July 08, 2020
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Leave The Privilege Motion Alone

Leave The Privilege Motion Alone
outlookindia.com
1970-01-01T05:30:00+0530

PTI reports:

Lok Sabha Speaker Meira Kumar today said in the House that notices for moving a Privilege Motion against Puri and Bedi for "allegedly" using "derogatory and defamatory" language against politicians have been received.

Kumar said she had received notices from P L Punia, Jagadambika Pal, Ramashankar Rajbhar, Lalchand Kataria, Mirza Aslam Beg, Praveen Aron and Shailendra Kumar.

"The matter is under my consideration," Kumar said.

During Anna Hazare's agitation at Ramlila grounds on the Lokpal issue, Puri and Bedi had allegedly targeted politicians and used derogatory and defamatory language against them.

In the Rajya Sabha, Deputy Chairman K Rahman Khan told agitated members that the privilege notices given by Ramgopal Yadav (SP) and Md Adeeb (Ind) were under consideration of the Chairman.

Mr Puri while expressing regrets for using the words 'naalayak' (incompetent) and 'ganwar' (a word often used to describe a backward and an illiterate person) has said that he was very emotional and could have opted for better words. "If I am called, I am ready to go before the Parliament and clarify," while maintaining that he still stood by 95% of his remarks.

Kiran Bedi, on her part, has clearly said:

Sorry no apology for being demonstratively a voice of public anguish. Prepared for any punishment.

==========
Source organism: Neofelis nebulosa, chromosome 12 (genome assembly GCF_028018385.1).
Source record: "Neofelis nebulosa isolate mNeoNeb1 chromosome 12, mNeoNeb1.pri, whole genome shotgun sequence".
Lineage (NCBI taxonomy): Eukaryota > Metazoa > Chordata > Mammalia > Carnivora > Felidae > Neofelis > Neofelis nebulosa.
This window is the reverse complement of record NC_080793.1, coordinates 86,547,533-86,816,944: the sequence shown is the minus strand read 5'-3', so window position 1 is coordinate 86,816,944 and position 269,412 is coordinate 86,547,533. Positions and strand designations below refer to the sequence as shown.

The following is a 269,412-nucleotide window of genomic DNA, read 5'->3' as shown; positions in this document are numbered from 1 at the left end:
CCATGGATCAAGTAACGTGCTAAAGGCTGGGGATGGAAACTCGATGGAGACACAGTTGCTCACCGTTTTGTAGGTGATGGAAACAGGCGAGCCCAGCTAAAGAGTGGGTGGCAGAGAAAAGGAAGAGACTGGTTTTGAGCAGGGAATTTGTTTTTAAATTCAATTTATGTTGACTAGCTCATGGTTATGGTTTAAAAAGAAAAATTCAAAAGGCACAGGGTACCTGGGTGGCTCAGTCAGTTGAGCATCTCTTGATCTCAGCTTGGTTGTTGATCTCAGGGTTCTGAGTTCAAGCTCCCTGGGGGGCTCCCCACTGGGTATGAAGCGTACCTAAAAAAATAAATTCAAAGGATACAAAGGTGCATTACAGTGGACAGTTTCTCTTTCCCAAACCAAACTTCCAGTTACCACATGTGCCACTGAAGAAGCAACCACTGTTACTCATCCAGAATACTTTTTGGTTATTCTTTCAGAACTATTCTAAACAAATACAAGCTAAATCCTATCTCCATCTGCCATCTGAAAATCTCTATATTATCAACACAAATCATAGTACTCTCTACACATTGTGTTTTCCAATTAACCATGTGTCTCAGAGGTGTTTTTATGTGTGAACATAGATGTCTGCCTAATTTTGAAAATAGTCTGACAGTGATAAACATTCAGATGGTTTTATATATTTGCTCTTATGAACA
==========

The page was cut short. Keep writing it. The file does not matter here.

As far as remarks against the Parliament or our netas is concerned, while a case could certainly be made against Mr Puri for the distasteful nature of his comments, a privilege motion -- in which, if found guilty of breach of privilege, the two can face up to 15 days in jail -- would certainly be an extreme over-reaction. Mr Puri would have certainly put off more than a few of those who otherwise are fans of his film work.  As for Ms Bedi, again, whether or not one agrees with her utterances or politics, as Lord Meghnad Desai pointed out, what she did and say can at worst be described as a piece of street theatre.

In a democracy, there is scope for dissent, and even if citizens cross the lines of what is considered propriety, and are harsh or rude, our parliamentarians would do well to treat this criticism as the price to pay for freespeech and take these things in the same spirit in which harsh op-eds, caricatures and cartoons and parodies and "laughter shows" on TV are meant and generally taken.

If bad-taste were a crime, even some of the critics of Mr Puri and Ms Bedi, could well be accused of the same: for an example just check out one of the speeches by one of our parliamentarians, linked below, that join issue with these two.

The concerned members have expressed their displeasure and perhaps the matter is best left there.

Tell us what you think.

Some of the reactions on Twitter follow.

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